Determining Data Flow Requirements
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1h 5m

In this course, we're going to review the features, concepts, and requirements that are necessary for designing data flows and how to implement them in Microsoft Azure. We’re also going to cover the basics of data flows, common data flow scenarios, and what all is involved in designing a typical data flow.

Learning Objectives

  • Understand key components that are available in Azure that can be used to design and deploy data flows
  • Know how the components fit together

Intended Audience

This course is intended for IT professionals who are interested in earning Azure certification and for those who need to work with data flows in Azure.


To get the most from this course, you should have at least a basic understanding of data flows and what they are used for.


Before designing a data flow, you need to determine what data flow requirements there are. Determining data flow requirements requires you to ask, and answer, lots of questions. You need to ask lots of questions up front because when you transform your data, you are often going to keep only the information that you care about, dumping the rest. If you don’t think everything through, you might very well dump data that you don’t care about now but might care about later down the road.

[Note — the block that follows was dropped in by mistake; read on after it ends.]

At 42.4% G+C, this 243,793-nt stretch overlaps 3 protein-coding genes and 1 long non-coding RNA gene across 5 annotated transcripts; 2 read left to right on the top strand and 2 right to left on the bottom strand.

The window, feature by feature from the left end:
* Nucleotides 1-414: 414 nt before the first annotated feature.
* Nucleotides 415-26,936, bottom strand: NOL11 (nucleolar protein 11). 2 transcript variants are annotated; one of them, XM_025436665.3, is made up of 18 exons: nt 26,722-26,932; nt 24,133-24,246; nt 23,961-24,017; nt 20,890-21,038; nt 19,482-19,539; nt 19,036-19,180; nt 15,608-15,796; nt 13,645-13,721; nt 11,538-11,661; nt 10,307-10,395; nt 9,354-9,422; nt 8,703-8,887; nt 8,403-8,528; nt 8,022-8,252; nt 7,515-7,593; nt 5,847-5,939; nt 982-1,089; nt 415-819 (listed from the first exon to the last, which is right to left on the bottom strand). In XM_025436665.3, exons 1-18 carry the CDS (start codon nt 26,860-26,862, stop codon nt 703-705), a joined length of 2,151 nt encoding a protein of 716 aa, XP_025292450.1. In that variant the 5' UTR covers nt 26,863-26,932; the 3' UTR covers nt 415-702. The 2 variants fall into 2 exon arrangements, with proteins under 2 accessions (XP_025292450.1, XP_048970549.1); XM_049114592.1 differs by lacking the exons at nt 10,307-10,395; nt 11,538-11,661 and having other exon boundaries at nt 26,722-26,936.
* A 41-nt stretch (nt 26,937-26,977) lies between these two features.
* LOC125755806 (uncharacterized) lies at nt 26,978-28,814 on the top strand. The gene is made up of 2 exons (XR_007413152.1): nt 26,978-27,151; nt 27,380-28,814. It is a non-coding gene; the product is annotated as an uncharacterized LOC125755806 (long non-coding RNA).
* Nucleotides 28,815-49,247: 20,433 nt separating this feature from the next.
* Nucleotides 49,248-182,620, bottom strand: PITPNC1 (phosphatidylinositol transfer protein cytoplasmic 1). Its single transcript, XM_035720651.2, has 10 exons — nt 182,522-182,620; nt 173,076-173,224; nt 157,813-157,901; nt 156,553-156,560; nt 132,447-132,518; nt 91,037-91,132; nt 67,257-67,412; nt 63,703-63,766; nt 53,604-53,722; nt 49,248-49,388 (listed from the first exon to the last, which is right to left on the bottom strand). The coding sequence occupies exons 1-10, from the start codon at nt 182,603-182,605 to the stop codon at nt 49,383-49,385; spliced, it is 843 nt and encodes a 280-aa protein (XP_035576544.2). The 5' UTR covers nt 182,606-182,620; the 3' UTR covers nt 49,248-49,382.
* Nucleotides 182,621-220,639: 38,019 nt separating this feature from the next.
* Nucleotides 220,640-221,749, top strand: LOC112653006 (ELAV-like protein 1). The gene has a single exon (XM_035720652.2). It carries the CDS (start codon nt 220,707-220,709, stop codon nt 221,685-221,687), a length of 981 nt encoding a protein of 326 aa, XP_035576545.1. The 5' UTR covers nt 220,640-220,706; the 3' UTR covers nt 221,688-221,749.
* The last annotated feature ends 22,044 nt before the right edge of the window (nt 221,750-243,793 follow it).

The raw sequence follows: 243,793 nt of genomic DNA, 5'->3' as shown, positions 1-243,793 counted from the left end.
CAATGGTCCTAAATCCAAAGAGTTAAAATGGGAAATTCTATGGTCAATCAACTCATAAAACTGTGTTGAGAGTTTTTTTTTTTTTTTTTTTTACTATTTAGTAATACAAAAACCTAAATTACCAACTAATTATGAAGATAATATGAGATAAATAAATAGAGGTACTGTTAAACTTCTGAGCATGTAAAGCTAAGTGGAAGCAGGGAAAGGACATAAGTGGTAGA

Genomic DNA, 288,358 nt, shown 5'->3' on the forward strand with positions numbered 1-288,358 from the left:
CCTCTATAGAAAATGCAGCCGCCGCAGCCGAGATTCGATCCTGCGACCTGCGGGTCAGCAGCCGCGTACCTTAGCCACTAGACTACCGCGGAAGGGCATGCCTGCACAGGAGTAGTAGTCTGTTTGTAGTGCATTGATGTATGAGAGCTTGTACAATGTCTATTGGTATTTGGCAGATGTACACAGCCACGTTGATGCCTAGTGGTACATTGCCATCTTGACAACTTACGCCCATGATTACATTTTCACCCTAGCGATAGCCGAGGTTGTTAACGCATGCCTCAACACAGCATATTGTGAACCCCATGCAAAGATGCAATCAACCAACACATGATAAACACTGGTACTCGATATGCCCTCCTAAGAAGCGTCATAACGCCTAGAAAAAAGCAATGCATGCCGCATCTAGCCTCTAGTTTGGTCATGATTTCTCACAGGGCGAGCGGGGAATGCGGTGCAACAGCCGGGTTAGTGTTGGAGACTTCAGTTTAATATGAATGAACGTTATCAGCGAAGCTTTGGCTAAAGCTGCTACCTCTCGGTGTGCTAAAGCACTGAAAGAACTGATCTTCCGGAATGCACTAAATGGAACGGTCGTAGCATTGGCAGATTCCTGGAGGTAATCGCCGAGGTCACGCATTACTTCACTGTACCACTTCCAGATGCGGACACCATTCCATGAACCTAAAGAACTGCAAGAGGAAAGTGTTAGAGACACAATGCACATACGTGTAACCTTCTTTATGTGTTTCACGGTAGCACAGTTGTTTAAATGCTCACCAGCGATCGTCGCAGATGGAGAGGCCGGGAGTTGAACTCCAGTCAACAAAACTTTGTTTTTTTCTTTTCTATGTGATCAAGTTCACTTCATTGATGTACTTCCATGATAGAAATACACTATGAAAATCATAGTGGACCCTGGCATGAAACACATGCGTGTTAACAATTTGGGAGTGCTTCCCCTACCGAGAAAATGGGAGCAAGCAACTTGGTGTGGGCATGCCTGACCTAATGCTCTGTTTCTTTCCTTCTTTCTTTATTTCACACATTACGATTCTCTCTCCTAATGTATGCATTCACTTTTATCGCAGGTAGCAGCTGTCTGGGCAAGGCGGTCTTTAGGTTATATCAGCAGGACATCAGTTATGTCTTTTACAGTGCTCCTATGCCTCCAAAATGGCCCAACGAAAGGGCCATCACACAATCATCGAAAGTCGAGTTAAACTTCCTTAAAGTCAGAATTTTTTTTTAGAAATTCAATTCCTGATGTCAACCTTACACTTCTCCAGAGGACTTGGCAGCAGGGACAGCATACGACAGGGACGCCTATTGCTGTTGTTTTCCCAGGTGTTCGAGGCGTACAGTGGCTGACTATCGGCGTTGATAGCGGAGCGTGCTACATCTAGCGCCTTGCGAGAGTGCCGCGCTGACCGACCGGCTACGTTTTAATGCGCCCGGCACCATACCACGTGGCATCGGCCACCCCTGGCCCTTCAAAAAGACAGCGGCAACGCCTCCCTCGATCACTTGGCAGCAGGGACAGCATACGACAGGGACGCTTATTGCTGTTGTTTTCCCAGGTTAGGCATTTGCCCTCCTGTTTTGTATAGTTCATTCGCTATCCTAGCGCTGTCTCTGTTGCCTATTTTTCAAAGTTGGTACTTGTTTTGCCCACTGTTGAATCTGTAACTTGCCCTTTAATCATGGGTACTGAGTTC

In this lecture, we’re going to discuss some of the key questions and considerations when determining data flow requirements. So, what questions need to be asked?

Well, for starters, you need to understand the source or sources of the data and what the data is, exactly. You’ll need to determine what format the data is in.  Is the data coming from another database? Is it XML? JSON? Is it unstructured or images?

After sorting out the source and format of the data, you need to identify any security-related issues. You need to identify who needs to access the data and what they can do with it. Access controls will need to be kept in place throughout the lifecycle of the data. This is most important when pulling data from multiple sources, because when you do, the source data is likely protected. Dumping all this data into a shared repository can suddenly make data available to people that should have access to it. As such, it’s critical that you understand the security requirements of the source data, and that you retain that security once the data has been collected.